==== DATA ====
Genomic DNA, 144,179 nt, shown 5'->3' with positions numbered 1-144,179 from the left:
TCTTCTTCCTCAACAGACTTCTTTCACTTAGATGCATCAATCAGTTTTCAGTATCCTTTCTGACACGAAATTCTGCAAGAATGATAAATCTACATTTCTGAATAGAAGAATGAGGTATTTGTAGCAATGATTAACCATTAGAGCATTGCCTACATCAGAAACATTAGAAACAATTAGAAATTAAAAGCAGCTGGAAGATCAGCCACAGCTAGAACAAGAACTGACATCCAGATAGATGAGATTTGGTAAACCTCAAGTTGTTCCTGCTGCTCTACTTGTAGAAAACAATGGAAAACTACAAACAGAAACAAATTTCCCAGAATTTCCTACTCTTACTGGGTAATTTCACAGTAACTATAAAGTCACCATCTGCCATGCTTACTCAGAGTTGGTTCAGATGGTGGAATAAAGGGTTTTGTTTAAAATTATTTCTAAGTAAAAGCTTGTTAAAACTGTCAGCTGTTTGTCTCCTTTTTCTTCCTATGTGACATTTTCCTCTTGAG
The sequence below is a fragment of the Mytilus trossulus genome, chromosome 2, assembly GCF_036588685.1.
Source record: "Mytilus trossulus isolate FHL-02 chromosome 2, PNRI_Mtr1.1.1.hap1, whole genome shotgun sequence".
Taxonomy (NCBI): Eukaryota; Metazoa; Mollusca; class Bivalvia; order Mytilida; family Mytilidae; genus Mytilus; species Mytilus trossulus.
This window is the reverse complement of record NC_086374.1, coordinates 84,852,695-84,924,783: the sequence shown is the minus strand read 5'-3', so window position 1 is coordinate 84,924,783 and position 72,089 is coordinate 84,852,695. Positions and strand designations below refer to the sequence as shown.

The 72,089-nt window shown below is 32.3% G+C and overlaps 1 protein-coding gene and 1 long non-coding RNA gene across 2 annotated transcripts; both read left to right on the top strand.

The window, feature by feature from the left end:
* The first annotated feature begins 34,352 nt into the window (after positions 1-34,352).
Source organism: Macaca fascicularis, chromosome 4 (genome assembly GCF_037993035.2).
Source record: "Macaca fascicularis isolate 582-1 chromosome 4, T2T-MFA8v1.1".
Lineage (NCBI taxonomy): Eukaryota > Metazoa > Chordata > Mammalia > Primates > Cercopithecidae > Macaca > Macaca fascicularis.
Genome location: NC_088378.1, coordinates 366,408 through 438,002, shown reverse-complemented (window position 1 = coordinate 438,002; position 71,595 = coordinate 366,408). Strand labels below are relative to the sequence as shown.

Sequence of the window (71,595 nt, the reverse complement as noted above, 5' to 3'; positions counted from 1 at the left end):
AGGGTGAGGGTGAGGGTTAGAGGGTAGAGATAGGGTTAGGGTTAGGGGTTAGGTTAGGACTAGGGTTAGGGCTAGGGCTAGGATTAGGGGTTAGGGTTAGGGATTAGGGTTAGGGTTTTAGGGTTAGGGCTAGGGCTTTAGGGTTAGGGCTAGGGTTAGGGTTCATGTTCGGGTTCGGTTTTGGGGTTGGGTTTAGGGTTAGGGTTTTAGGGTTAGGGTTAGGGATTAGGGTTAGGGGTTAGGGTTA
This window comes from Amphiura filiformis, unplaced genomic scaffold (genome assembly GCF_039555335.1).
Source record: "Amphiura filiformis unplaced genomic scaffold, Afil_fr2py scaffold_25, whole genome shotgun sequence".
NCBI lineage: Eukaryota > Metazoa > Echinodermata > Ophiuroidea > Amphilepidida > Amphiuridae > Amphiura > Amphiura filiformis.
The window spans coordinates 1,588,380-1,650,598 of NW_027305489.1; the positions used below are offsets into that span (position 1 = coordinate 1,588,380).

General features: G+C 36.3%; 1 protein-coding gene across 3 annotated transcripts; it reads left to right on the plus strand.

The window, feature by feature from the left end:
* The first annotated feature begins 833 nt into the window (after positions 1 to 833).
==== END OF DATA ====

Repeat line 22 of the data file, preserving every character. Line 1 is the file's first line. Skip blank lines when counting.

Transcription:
* The first annotated feature begins 833 nt into the window (after positions 1 to 833).